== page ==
Here’s something exciting — a project by Angela Slatter, which has been several years in development since I first illustrated it, is now inching towards publication, and this morning we were looking over printed layouts!
More in due course, BUT I do remember particularly enjoying drawing that ornamental mirrored screen.
On this page, I picked a couple of fairy tales, and just leaned into what might be story-appropriate ornaments.
First, for Cinderella: pumpkin-coloured brocade, silks hand-painted with vines and doves with beaks the colour of blood, jacquard in gilt & grey like the scales of a lizard, wigs fantastically styled into bowers and coaches, or featuring a real clock that struck the hour.
The second half shifts through several stories:
A deep blue overdress stitched with a full of snowflakes, thickening towards the hem so that no blue remains visible. A bed carved by a master-carver with castles and briars and a girl going off sturdily on some adventure. The back of a rocking-chair carved with a comfortable-looking wolf.
It is all self-referential, but to an extent that adds to the depth and concentration of a small world — and the details could be swapped out where breathing room is needed.
I discovered my default mode was direct references to the story, or foreshadowing. But as I pushed it further, it became wider references to the shape of the world (the importance of glass to fashion at that moment, the tales told within the world). And that of course lets you push further to ask: Who makes these things? What fashions prevail? Who is responsible for the glass, with or without enchantments? Who put these stories in the carvings?
Pick a fairy tale (or another story you know well), and a key (or favourite) scene from it.
Make a list of important objects and colours and themes from the story as a whole. (Pumpkins and glass and lizards? Newspapers and bicycles and dogs?)
Consider that key scene. Where could you add surface ornament? Wallpaper and clothing? Graffiti and paint jobs? Jewellery? T-shirt logos?
Make a quick sketch (drawn or written) filling those surfaces with story-appropriate designs, as thematic or literal as you like.
Where do they add to the story? Where do they raise questions about the world? Where do they overcomplicate things, or make the world too small or self-aware? Do you like that artificiality, or want to open the world up? (There’s not a wrong answer here, but it’s interesting to feel out the edges of your preferences.)
Here is some more TV sketching — the first episode of Mystery 101 this time. The usual TV sketching rule applied: no pausing the show while drawing.
American hair, great coats.
I am hoping to get back to some Midsomer Murders, but my housemate and I have to work out which seasons we’ve seen least recently. I would sketch other shows, but we’ve but watching creepier ones and I need to keep my eyes on the screen.
The story is about promises and gambles and memorable dresses. It began as a landscape illustration experiment for Light Grey Art Lab, and then turned back into a fairy tale (for clarity: this story is not illustrated in the magazine!).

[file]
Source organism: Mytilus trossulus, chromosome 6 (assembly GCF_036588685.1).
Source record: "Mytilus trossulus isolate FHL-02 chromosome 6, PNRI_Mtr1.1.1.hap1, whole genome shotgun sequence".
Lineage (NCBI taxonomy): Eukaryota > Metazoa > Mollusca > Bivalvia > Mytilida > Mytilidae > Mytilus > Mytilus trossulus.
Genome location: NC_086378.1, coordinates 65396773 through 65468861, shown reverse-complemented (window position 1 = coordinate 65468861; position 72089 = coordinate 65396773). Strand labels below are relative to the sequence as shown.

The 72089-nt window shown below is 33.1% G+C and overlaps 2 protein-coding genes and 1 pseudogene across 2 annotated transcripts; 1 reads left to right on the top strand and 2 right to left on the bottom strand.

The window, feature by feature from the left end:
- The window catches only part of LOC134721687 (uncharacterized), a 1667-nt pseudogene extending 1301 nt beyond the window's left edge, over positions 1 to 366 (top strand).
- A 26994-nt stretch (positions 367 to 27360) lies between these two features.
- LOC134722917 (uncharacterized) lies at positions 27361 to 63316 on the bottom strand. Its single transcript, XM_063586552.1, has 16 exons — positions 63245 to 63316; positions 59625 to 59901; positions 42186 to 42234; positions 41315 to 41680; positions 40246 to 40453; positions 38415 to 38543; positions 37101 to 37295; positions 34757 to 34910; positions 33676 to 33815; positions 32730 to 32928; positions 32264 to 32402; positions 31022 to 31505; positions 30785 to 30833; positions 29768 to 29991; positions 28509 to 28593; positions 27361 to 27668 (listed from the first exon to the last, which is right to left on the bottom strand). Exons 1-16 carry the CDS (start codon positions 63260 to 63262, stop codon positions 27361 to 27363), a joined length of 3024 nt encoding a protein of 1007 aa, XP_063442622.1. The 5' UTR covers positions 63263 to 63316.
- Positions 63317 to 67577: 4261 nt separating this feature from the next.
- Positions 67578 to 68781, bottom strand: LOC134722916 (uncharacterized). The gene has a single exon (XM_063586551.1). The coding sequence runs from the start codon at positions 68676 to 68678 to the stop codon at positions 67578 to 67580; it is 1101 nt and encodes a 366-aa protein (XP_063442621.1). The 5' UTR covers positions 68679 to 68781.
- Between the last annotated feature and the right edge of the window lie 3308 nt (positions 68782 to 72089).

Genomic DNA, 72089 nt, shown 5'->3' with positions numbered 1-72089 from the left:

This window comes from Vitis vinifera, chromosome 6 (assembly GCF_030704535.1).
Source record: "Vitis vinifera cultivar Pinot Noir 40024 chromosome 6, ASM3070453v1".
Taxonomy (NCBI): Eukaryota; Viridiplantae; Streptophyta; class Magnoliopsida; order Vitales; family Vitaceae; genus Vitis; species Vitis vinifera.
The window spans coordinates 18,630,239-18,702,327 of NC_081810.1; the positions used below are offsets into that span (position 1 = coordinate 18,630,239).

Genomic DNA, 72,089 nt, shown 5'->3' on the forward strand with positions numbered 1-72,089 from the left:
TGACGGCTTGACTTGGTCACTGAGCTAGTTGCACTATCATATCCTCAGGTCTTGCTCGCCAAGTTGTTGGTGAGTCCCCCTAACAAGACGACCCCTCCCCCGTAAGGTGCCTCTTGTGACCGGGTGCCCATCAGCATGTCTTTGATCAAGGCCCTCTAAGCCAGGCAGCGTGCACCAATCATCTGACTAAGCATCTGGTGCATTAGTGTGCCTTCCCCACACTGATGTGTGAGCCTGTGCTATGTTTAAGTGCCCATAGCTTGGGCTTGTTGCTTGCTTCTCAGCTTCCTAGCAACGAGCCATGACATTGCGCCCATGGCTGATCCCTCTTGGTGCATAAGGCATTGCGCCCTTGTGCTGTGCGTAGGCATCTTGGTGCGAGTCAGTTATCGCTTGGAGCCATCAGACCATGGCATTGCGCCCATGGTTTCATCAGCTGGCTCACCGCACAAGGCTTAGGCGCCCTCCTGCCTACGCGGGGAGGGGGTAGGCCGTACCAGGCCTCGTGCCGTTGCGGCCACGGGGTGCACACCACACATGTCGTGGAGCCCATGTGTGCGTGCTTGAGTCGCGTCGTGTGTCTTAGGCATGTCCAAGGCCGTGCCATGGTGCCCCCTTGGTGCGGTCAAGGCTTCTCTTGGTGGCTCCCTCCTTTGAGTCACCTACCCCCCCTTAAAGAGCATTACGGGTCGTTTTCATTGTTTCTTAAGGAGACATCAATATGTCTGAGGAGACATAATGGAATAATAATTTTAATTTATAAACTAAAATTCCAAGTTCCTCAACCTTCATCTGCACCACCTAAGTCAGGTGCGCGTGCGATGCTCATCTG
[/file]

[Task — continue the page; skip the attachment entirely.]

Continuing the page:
As Gisla’s mother lay dying, she called her daughter to her.
“When you were only a hope and a happiness, Gisla, I begged three favours of three ladies. I have not lived to repay them. This you must do for me, else when I die, Gisla, my soul will fly up out of my body, as all souls do, and it will beat against the windows of heaven, but it will not get in…”
Every year I try to get into at least one Light Grey Art Lab exhibition, and this year it’s also an art swap!
In fact, there are two: Pandora’s Box, which I am in, and The Tomb. Everyone did an edition of 100 little artworks (stickers, postcards, pins, sculptures). These are being distributed between the participating artists, and will also be exhibited in the gallery in Minneapolis.
Open Pandora’s Box at your own risk, for inside you may find secrets, creepy crawlies, magical talismans, baubles, spells, spirits, poisons, potions, amulets, demons, dark and deadly items.
The caverns are dark and dusty– it’s difficult to find your footing and to see the path forward. But then, you find it; the ancient tomb. The Tomb is filled with treasures, artifacts, maps, codes, ancient relics, weapons, items for the afterlife, lore, and relics from days gone by.
I contributed a sticker, with a tiny piece of fiction printed on the back (all, I hope, having gone well with the production!). I’ll post about that once the parcels start arriving with the artists. Here is a section of it, however, as a sneak-peek — it is called “A Spell for Returning.”
A new bindup of Holly Black’s magical con-artist trilogy The Curse Workers is coming out in November — and I designed a new silhouette chapter header for each book. It’s available to pre-order now.
They are great books, gritty and with a cynical enchantment. Much as I love Holly Black’s Elfhame and fae enchantments, I’m always so surprised and drawn in by the patina of her (almost) real-world settings — it adds such a salt-and-acid note to the sweetness (however decadent and cruel) of the more fantastic settings. And The Curse Workers is all that side of the story. It’s also a story of embedded rather than discovered magic, where it’s a (disreputable) part of the structure of technology and fashion, politics and society and organised crime.